“Hunger problems” will arise in some countries because of the blow to world potash exports stemming from the Ukraine war, ICL warned, noting a “missing” 2m tonnes in supplies to key food exporter Brazil.
Potash from Belarus – which was the subject of European sanctions even before attracting more widespread measures because of its support for Russia’s invasion of Ukraine – “is not coming out of the mines and not entering into the market”, said Raviv Zoller, the chief executive of the Israeli-based fertilizer producer.
While some Russian potash supplies had been reaching the market “that product went out of Russia a long time ago”, before it too was targeted by Western curbs.
Aviram Laham, the ICL finance director, said that “for potash in particular, existing sanctions on Belarus have been compounded by international sanctions in Russia, resulting in further tightening of supply since these two countries accounted for approximately 40% of potash supply in 2021”.
Nutrien, a Canada-based rival to ICL, has estimated at 2m-6m tonnes the drop in Russia’s potash output this year, from an operational capacity of 15m tonnes, while foreseeing a 6m-8m-tonne dip in Belarus production, potentially half its capability of 13m tonnes.
The squeeze meant that “some countries that don’t have the means and don’t have the access to Belarus or even Russian product are not going to be able to get” potash, Mr Zoller told investors.
“That’s going to cause quite a lot of hunger problems in various places.”
He noted that “in some countries, governments are becoming aware of potential demand destruction that will cause hunger issues.
“As a result, India has raised subsidies very significantly for potash and for phosphate,” he said, noting too the support by the UK to nitrogen fertilizer group CF Industries, which owns two plants in the country.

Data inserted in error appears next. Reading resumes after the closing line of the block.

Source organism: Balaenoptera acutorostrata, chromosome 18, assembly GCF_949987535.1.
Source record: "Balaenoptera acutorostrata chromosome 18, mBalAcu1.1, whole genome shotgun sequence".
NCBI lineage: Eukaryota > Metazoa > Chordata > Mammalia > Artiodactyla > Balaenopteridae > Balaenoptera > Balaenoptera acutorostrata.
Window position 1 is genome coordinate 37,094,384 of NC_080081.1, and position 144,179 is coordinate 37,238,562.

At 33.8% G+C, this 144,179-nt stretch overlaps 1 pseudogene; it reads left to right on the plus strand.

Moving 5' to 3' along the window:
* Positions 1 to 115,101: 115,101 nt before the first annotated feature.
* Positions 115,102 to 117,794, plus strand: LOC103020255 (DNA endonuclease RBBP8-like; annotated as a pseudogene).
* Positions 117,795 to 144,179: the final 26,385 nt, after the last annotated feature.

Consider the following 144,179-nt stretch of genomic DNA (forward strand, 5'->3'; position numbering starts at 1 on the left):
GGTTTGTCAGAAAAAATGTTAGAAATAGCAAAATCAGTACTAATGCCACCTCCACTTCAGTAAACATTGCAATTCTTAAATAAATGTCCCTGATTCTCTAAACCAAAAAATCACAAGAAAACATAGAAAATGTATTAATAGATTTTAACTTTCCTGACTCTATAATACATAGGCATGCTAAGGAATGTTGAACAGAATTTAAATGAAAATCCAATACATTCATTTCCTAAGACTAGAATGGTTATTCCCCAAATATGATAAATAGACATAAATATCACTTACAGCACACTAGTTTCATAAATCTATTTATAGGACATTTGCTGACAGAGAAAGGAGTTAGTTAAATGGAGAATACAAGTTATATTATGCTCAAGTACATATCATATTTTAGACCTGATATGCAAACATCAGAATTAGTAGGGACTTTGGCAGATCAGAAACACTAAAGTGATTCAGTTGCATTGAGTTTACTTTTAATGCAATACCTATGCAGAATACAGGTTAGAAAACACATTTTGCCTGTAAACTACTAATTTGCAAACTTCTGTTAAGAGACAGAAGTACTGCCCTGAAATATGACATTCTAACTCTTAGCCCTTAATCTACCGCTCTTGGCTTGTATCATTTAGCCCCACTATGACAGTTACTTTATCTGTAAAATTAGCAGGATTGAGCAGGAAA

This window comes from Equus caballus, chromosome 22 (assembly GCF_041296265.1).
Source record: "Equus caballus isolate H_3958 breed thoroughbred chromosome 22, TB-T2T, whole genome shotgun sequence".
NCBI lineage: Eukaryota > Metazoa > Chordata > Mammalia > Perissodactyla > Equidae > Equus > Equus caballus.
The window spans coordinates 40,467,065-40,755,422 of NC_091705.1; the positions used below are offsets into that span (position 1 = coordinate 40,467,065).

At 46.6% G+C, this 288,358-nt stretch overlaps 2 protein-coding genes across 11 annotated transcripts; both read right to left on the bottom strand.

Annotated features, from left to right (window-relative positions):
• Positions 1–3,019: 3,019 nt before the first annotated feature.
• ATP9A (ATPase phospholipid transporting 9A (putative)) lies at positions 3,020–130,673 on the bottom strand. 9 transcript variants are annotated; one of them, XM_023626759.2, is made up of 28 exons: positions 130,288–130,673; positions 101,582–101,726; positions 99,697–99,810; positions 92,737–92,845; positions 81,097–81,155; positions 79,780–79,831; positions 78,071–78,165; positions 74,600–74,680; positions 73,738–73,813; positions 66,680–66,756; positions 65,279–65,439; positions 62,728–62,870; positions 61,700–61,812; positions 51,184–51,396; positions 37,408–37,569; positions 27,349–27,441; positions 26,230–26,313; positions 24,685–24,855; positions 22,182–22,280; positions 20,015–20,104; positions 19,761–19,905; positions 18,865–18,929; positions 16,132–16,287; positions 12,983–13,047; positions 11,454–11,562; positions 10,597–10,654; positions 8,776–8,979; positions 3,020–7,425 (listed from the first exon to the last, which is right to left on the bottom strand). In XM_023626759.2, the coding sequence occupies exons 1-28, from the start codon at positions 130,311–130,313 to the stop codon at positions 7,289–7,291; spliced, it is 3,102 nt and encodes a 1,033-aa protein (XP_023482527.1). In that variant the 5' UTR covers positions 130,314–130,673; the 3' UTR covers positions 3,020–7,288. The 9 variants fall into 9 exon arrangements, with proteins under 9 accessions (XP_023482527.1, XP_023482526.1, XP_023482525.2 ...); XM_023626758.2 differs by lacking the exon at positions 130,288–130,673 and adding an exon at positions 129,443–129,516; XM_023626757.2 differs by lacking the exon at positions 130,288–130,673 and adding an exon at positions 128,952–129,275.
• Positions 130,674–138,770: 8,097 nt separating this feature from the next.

Mr Zoller flagged too reports that “France is now giving grants to farmers at the private farmer level to make sure that applications happen.
“At the end of the day fertilizers are responsible for about 50% of global production of agriculture. There won’t be enough food. The implications are very, very, significant.”
He highlighted a shortfall in supplies for Brazil – a key exporter of the likes of coffee, corn, soybeans and sugar, but importer of many fertilizers and agrichemicals – where “there’s over 2m tonnes of potash missing.
“Brazil has to have the potash because the type of land that is there in Brazil, demands potash that they can’t skip a season” of applications, Mr Zoller said, foreseeing “some demand destruction in Europe” too.
Despite such consumption losses “we definitely don’t see a softness” in potash prices, given the shortfall in former Soviet Union supplies and the prospect of a demand catch-up in 2023.
“Anybody that skips a season, this season will need more potash next year.
“So that means that once, market comes back and maybe if sanctions are lifted and product comes back, there’ll be more demand for potash next year.”
‘Huge supply gap’
The outlook was echoed separately by Burkhard Lohr, chief executive at K+S, who said that “we are not expecting potash prices to increase even more” this year from the current “historical high levels”.
“But on the other hand, with this supply shortage, we are not seeing prices decreasing either,” he said.
He said that Belarus product was now limited to domestic and Russian markets, with “some ships, but not many coming from Russia into the market.
“So we have a huge supply gap and customers are buying whatever they can.”
Meanwhile, he added that “we know that June, July will be heavy season again in Brazil” in demand terms, “so there is rather a shortness”.
On phosphates, ICL’s Mr Zoller said that prices would “depend more” on decisions made by key exporters China, on how firmly they control shipments, and Morocco, on how much diammonium phosphate they produce.
Making DAP, the benchmark form of phosphate in fertilizers, requires access to supplies of nitrogen products which are being squeezed because of the high prices of gas, the key raw material for manufacturers.
Moroccan phosphate groups “don’t have the quantities of ammonia necessary for DAP. So that means that… there could be shortage” of phosphate supplies.